Leroy Joseph Zavada was born on November 27, 1926, in the suburbs of Pittsburgh, Pennsylvania. His parents, Joseph and Mary Zavada, were Czech immigrants who came to the United States in 1910, when Czechoslovakia was still a part of the Austro-Hungary Empire1. Joseph and Mary Zavada immigrated only a few years before the start of World War I and consequently just prior to the creation of an independent Czechoslovakia in 1918.
The 1930 census, shown here, indicates that the Zavada family spoke Bohemia (Czech), so it is likely that Leroy grew up bilingual, speaking his parents’ native language at home. The Zavadas lived in a predominantly Eastern-European neighborhood, as the census lists their neighbors as immigrants from Czechoslovakia and Hungary. Although some of their neighbors spoke Bohemia like them, others spoke Slovak—a similar language despite Czechs and Slovaks having different cultures. Under the Austro-Hungary Empire, the Czech-speaking areas were under Austrian rule while Slovakia was part of the Kingdom of Hungary.
Neither Joseph nor Mary had any formal schooling, but they could both read and write. In 1930, Joseph worked as a laborer in an electric shop to support his wife and their then three year-old Leroy. By 1940, Joseph was a machinist for a manufacturing company, and the family had a second son, Arnold.2 Records indicate that Joseph likely worked for Westinghouse Electric Corporation, a Pittsburgh-based electric company, for his entire career.3 This job provided steady employment that allowed Joseph to support his family during the Great Depression.
On April 7, 1945, Leroy enlisted in the Army. At that point, he had four years of high school education and was eighteen years old. The Zavada family, as well as other Czech-Americans at the time, probably read the newspaper reports of the Nazi invasion of the Sudetenland and Czechoslovakia. Perhaps this is what influenced the young Leroy to enlist. Leroy’s father, Joseph, registered for the draft in 1942 when he was forty-four years old. However, it seems unlikely, because of his age and the importance of his job with Westinghouse, that he ever served.4
Around July of 1945, Zavada enrolled in the Army Air Force Training Command’s basic airplane and engine mechanics course at Keesler Field, Mississippi.5 At the time, what we now call the Air Force was a part of the US Army. At Keesler Field, Zavada learned how to maintain and repair aircraft through a general course of seventy-six days and a specialized supplementary course of thirty-six days.6 The war ended by September of 1945, a few months after Zavada’s enrollment at Keesler Field, so he never saw combat. His veteran compensation records indicate that he served in the foreign service for four months, but we do not know where.7 Most likely, he served those four months as part of the Allied occupation following the war. During his time in the service, he rose to the rank of Sergeant.8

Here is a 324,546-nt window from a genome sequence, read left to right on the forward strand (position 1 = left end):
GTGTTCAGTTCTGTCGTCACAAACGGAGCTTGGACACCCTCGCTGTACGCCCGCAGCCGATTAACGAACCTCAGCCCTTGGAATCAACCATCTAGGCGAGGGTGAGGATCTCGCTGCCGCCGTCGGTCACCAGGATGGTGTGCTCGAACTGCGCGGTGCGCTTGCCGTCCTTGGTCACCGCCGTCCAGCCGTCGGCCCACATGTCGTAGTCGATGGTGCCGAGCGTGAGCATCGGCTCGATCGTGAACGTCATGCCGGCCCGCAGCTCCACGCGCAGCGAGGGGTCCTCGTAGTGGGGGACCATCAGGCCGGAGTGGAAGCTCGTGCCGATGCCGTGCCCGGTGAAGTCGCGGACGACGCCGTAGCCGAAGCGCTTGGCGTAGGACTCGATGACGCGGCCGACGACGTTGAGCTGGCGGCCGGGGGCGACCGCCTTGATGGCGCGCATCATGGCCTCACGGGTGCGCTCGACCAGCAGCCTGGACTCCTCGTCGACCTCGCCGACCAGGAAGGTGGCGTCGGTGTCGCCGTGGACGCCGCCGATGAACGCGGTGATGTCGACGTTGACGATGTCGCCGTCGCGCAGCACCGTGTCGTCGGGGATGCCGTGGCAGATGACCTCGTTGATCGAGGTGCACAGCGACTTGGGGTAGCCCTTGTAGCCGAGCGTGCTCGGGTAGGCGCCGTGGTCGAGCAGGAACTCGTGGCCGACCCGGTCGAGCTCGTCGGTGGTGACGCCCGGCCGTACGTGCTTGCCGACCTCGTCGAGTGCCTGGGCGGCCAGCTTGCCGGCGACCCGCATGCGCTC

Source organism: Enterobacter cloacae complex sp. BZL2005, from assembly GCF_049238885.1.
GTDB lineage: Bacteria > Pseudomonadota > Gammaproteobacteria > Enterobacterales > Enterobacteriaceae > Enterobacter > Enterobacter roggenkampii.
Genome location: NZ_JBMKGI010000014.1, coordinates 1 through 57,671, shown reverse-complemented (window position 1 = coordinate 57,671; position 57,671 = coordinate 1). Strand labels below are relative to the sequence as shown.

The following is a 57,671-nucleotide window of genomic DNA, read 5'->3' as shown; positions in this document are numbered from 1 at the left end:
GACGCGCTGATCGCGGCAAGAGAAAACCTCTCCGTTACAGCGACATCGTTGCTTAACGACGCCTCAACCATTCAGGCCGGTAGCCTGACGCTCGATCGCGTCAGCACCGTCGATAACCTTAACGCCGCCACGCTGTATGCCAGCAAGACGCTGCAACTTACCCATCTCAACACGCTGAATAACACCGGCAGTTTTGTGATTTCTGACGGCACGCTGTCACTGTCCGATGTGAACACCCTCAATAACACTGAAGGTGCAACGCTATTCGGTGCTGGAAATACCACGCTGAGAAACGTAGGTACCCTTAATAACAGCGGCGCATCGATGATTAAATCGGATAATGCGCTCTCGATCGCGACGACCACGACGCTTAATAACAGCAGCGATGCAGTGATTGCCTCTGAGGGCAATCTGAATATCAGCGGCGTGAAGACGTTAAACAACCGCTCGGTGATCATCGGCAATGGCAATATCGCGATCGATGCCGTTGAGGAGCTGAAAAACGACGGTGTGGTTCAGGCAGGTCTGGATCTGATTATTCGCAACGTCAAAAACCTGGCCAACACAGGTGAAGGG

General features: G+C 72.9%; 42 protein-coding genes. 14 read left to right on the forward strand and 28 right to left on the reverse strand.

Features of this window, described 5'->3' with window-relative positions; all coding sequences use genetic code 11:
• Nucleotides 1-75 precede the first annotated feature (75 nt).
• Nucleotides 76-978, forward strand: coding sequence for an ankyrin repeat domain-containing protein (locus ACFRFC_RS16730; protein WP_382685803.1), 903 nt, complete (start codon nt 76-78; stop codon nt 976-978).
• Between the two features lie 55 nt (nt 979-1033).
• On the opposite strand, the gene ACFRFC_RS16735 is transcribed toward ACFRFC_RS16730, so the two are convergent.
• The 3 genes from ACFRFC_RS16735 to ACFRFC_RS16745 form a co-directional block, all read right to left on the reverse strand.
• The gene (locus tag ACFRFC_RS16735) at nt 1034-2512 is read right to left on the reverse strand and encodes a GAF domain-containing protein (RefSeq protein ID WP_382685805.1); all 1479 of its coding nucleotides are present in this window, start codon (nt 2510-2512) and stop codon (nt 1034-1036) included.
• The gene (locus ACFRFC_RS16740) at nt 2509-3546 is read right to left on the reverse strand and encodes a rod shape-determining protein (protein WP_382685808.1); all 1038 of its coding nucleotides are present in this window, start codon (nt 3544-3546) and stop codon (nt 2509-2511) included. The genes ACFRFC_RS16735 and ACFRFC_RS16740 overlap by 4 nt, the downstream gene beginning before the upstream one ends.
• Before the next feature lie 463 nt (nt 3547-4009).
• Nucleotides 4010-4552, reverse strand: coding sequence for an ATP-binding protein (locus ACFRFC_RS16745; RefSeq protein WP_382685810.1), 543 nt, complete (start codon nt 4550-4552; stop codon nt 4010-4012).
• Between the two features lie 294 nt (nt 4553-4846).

In June of 1949, Zavada graduated from the Pennsylvania State College of Optometry in Philadelphia, becoming Dr. Leroy J. Zavada.9 It is possible that Zavada was able to go to college with the help of the veteran benefits from the G.I. Bill. Zavada’s optometry studies served him well. By 1990, he was still a doctor and advertised his office in the Pittsburgh Post-Gazette, shown here.10 While his parents had no formal schooling, Leroy Zavada was able to receive a college education that gave him a career that supported him for the rest of his life.
Leroy Zavada married Verna Grace, and at some point they moved to Florida, most likely to retire. Leroy J. Zavada died in Leesburg, Florida, on February 23, 2009, and was memorialized at Florida National Cemetery in Bushnell, Florida. Verna Grace died three years later on August 9, 2012 and was memorialized with her husband.
5 “You’re in the Army Now: News of District Men and Women in the Armed Services.” The Pittsburgh Press, July 16, 1945. Accessed June 16, 2017. https://www.newspapers.com/image/147883420/?terms=Leroy%2BJ%2BZavada
6 Craven, Wesley Frank, and James Lea Cate. The Army Air Forces in World War II. (Chicago: University of Chicago Press, 1948), 630
8 “Leroy Joseph Zavada”, Findagrave.com, accessed June 11, 2017, https://www.findagrave.com/cgi-bin/fg.cgi?page=gr&GRid=49418610
10 Eye Care Associates. “What Can Make ACUVUE Disposable Contact Lenses Even Better?” advertisement. Pittsburgh Post-Gazette, 10. Accessed June 20, 2017. https://www.newspapers.com/image/89990246/?terms=Leroy%2BJ%2BZavada
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